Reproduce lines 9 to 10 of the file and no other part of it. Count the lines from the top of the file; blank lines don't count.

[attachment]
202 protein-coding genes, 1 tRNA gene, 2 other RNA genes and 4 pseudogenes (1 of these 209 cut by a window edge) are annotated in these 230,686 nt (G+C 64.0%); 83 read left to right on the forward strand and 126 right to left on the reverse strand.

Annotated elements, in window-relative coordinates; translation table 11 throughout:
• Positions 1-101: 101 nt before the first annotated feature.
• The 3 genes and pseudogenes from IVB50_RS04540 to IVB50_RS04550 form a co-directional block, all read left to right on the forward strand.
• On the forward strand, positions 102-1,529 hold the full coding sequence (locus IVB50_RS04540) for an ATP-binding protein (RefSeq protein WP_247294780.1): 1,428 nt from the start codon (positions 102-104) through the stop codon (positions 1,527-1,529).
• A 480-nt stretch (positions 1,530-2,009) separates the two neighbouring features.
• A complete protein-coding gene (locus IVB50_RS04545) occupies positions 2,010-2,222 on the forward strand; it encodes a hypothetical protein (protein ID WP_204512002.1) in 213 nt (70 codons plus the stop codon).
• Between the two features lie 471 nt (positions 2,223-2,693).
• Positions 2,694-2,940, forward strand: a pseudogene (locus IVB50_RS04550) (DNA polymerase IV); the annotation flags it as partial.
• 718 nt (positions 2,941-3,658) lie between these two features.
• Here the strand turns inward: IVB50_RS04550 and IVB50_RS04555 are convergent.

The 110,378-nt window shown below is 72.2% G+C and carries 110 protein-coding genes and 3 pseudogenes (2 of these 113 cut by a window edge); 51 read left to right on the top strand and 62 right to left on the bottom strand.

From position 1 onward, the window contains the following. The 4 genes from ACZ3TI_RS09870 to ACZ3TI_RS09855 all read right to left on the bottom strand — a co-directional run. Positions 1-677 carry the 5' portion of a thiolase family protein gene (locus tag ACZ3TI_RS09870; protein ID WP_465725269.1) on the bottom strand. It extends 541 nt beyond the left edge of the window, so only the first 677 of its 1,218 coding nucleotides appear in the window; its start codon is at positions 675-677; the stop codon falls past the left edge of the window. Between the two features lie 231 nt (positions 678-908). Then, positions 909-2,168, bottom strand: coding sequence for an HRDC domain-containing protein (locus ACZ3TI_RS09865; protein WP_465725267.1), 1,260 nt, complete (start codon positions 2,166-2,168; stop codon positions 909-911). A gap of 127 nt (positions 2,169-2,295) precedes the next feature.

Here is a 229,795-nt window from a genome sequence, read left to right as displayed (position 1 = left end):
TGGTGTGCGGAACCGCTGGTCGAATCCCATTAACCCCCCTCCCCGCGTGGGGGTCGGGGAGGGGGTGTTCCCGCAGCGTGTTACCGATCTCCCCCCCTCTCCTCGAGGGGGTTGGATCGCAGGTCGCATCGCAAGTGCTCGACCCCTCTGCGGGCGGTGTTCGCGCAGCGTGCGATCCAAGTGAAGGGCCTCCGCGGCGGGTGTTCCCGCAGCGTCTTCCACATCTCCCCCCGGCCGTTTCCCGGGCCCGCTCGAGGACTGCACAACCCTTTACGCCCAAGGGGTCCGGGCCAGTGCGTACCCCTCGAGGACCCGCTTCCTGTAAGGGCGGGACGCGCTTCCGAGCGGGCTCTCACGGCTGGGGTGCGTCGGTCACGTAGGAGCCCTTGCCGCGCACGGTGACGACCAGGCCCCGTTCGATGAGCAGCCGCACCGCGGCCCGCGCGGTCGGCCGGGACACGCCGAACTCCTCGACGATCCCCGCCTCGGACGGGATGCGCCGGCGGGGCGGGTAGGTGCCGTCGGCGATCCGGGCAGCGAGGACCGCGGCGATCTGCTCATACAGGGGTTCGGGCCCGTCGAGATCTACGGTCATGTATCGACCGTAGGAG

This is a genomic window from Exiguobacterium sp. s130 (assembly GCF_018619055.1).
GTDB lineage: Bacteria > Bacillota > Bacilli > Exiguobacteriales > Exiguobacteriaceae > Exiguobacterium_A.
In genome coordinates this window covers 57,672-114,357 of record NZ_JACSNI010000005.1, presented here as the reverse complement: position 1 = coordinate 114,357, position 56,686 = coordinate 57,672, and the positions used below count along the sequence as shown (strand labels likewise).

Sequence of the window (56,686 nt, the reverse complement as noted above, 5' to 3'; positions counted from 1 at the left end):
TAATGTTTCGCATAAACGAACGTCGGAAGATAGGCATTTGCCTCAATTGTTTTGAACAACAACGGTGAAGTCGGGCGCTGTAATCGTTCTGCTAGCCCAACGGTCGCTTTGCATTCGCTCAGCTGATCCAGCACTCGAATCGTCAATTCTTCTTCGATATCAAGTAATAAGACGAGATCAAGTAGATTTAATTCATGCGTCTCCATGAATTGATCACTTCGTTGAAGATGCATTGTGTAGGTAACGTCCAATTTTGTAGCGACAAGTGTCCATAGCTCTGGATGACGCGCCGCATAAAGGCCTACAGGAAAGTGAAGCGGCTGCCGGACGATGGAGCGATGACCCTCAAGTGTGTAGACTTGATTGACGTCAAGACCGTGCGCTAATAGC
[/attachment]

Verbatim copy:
• Positions 2,694-2,940, forward strand: a pseudogene (locus IVB50_RS04550) (DNA polymerase IV); the annotation flags it as partial.
• 718 nt (positions 2,941-3,658) lie between these two features.